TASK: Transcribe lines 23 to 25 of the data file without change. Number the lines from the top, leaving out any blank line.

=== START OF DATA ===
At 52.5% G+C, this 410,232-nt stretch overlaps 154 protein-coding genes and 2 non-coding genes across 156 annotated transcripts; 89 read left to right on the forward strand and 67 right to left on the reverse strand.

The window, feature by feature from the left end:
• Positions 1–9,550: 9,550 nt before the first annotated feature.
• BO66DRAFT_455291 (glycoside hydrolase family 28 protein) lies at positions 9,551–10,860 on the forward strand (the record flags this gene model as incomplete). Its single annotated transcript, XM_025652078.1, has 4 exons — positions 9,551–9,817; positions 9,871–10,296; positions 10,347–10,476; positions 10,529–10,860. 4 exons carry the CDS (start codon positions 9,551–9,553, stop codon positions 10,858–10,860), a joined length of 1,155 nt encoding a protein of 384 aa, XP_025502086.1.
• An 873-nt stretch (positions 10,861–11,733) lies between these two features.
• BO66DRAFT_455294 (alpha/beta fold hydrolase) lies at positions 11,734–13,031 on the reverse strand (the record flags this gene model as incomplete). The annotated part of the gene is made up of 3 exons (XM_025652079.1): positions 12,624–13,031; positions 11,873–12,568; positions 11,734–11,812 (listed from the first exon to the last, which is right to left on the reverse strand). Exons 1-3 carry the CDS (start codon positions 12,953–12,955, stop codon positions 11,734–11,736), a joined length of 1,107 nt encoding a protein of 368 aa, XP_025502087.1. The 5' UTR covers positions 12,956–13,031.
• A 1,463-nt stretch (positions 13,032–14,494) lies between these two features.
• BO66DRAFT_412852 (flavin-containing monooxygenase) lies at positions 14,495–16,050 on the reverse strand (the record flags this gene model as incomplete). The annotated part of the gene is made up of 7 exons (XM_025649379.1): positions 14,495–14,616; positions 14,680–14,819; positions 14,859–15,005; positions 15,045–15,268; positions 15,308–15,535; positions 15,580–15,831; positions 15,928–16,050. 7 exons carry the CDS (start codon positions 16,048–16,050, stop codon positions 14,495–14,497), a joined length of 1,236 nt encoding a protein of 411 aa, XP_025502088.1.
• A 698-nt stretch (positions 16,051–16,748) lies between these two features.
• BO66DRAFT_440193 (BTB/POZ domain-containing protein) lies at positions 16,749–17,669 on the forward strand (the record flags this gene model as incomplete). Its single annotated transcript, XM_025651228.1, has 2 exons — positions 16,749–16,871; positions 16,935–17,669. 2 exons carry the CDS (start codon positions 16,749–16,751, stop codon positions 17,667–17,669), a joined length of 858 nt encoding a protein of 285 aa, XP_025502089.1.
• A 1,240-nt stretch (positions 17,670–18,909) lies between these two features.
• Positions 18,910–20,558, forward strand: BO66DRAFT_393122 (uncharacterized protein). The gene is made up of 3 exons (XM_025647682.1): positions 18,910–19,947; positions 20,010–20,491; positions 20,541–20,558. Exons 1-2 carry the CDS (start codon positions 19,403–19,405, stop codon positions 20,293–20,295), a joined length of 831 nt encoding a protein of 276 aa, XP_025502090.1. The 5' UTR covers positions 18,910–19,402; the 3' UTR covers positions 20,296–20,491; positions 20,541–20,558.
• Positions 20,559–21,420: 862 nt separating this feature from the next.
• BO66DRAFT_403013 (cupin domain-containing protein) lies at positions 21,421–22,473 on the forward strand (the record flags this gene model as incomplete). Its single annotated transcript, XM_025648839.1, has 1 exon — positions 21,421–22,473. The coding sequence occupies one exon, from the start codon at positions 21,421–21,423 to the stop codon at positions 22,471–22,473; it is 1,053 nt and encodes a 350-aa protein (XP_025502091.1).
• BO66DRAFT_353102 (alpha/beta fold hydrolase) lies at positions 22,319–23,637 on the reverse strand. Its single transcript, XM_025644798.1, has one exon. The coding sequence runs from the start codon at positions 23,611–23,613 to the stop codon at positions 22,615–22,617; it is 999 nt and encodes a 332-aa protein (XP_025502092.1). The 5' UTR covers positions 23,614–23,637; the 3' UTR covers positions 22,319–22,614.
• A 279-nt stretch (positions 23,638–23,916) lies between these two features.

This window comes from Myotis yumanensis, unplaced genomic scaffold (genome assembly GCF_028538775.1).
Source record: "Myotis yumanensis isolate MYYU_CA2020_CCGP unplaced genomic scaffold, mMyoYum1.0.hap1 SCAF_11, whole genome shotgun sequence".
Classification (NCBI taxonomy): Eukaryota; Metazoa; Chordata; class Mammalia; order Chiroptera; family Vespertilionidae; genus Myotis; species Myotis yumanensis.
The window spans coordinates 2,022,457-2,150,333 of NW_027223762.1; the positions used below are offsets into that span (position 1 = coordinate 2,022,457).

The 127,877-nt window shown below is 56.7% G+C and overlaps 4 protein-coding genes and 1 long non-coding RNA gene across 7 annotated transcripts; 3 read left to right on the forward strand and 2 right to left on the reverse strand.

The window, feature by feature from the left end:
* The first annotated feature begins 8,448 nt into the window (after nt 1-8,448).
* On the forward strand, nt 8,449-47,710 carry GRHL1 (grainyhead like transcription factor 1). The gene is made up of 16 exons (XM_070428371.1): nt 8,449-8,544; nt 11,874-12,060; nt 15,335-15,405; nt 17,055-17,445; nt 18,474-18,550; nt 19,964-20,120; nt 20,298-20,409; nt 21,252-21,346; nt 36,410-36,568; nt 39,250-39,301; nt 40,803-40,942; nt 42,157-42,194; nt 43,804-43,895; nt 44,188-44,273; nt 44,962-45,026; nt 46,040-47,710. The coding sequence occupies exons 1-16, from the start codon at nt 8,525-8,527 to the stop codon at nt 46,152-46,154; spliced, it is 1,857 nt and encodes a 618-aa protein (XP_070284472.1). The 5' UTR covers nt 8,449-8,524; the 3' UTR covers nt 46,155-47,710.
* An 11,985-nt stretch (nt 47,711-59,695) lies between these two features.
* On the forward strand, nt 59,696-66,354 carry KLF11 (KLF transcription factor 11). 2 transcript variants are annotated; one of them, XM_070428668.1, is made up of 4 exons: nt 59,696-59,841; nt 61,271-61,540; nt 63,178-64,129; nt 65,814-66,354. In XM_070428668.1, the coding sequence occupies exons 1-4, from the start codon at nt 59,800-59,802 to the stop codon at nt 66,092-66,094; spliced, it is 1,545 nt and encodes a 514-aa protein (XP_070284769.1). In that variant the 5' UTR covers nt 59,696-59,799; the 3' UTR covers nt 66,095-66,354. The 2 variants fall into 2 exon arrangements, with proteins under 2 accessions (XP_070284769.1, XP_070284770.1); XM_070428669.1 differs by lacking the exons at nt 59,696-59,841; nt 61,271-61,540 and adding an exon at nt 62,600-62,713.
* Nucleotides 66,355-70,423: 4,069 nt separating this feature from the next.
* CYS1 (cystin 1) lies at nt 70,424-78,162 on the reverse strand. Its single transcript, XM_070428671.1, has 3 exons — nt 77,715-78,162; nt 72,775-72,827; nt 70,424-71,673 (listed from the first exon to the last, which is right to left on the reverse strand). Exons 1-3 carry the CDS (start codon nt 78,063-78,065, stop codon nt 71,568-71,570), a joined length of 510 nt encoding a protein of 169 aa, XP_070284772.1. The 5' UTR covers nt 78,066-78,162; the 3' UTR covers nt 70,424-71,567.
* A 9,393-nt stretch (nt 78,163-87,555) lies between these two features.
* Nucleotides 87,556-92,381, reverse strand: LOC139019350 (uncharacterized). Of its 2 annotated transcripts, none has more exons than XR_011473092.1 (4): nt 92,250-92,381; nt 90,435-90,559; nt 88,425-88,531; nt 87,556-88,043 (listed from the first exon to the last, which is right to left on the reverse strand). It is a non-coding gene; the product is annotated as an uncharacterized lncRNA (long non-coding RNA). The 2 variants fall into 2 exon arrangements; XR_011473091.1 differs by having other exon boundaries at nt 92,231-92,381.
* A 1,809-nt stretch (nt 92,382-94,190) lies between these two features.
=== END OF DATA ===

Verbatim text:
* The first annotated feature begins 8,448 nt into the window (after nt 1-8,448).
* On the forward strand, nt 8,449-47,710 carry GRHL1 (grainyhead like transcription factor 1). The gene is made up of 16 exons (XM_070428371.1): nt 8,449-8,544; nt 11,874-12,060; nt 15,335-15,405; nt 17,055-17,445; nt 18,474-18,550; nt 19,964-20,120; nt 20,298-20,409; nt 21,252-21,346; nt 36,410-36,568; nt 39,250-39,301; nt 40,803-40,942; nt 42,157-42,194; nt 43,804-43,895; nt 44,188-44,273; nt 44,962-45,026; nt 46,040-47,710. The coding sequence occupies exons 1-16, from the start codon at nt 8,525-8,527 to the stop codon at nt 46,152-46,154; spliced, it is 1,857 nt and encodes a 618-aa protein (XP_070284472.1). The 5' UTR covers nt 8,449-8,524; the 3' UTR covers nt 46,155-47,710.
* An 11,985-nt stretch (nt 47,711-59,695) lies between these two features.